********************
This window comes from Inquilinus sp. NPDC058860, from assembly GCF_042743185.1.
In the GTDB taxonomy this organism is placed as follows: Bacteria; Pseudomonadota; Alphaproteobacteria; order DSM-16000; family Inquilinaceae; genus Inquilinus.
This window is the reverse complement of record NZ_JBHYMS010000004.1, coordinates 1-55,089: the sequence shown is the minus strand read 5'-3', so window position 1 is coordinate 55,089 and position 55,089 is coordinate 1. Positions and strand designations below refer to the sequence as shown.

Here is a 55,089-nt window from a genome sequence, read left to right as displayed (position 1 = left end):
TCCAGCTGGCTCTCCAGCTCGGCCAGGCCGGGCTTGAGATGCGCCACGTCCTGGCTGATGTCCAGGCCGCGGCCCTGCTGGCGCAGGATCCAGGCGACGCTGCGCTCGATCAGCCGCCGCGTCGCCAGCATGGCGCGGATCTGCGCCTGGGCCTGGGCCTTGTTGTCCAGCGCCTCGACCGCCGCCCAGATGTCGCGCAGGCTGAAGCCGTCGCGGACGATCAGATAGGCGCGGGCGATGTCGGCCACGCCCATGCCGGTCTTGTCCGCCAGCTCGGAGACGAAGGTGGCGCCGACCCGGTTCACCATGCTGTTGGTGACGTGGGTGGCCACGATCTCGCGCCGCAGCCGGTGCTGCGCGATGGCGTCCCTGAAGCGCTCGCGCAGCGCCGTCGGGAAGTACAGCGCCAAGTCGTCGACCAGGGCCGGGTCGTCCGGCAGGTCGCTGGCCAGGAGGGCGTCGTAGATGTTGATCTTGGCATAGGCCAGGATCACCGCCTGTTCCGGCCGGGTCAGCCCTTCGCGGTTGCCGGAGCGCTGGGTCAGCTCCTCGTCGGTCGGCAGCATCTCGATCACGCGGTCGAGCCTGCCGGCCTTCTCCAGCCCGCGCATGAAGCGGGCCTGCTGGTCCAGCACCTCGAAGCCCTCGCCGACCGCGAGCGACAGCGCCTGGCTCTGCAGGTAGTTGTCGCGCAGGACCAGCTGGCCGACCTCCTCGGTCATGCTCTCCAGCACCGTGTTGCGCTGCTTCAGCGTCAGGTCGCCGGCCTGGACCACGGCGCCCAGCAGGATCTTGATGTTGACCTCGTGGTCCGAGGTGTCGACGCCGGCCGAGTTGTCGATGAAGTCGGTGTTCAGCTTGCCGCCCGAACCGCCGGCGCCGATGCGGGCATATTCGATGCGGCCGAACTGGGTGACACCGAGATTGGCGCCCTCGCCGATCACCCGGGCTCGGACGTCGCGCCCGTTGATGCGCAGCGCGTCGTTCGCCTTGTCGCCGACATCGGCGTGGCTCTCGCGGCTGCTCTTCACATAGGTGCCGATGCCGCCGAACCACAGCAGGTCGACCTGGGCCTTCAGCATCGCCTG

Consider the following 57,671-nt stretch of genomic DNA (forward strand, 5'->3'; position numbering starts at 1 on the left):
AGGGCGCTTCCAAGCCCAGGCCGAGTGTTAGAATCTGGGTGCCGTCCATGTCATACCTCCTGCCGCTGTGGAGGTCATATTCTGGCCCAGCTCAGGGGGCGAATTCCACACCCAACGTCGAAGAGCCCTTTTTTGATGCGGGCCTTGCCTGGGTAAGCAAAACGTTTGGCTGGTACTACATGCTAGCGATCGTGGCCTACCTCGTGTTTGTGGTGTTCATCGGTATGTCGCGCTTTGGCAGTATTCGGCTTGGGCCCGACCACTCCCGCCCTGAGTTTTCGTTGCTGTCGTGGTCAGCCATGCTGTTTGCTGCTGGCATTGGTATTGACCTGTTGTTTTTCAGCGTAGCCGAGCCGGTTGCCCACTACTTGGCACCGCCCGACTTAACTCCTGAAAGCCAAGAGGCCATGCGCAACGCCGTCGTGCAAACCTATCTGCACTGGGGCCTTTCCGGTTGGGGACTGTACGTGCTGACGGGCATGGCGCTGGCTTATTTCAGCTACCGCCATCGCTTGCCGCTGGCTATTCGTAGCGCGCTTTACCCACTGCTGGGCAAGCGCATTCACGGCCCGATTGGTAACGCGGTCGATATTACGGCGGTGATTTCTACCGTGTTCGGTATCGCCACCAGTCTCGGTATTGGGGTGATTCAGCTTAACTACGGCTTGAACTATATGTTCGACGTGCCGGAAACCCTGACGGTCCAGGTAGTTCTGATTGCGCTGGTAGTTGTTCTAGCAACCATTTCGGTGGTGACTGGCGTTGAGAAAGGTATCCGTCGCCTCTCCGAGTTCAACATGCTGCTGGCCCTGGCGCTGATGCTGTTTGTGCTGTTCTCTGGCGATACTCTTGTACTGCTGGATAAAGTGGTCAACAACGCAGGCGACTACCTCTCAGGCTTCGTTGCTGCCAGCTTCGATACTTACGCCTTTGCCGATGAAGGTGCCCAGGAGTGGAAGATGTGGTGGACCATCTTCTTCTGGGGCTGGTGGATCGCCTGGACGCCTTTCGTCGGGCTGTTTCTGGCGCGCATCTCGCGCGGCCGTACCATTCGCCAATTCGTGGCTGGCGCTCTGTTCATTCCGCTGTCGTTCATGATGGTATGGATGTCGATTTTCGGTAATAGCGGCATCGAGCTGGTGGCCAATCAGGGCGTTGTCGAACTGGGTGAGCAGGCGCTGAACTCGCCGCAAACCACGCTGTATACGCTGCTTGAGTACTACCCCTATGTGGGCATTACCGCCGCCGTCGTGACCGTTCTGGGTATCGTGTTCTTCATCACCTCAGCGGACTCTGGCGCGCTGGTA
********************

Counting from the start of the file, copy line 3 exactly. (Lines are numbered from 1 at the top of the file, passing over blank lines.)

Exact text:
This window is the reverse complement of record NZ_JBHYMS010000004.1, coordinates 1-55,089: the sequence shown is the minus strand read 5'-3', so window position 1 is coordinate 55,089 and position 55,089 is coordinate 1. Positions and strand designations below refer to the sequence as shown.